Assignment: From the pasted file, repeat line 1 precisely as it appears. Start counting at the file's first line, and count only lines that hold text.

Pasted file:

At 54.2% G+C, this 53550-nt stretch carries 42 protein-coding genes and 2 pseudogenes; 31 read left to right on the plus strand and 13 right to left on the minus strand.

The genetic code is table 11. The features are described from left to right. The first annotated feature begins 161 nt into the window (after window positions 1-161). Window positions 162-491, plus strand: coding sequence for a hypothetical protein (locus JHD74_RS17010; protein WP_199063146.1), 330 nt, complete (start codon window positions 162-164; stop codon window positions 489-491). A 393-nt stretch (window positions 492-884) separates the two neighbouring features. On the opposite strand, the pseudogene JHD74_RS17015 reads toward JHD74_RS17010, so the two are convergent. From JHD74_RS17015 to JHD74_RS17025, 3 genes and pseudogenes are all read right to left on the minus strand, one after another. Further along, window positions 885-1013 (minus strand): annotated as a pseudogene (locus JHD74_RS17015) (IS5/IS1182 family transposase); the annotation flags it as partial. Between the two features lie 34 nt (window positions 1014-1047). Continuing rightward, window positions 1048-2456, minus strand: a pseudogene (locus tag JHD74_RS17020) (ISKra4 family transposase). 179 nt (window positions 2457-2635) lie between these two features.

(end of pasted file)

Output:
At 54.2% G+C, this 53550-nt stretch carries 42 protein-coding genes and 2 pseudogenes; 31 read left to right on the plus strand and 13 right to left on the minus strand.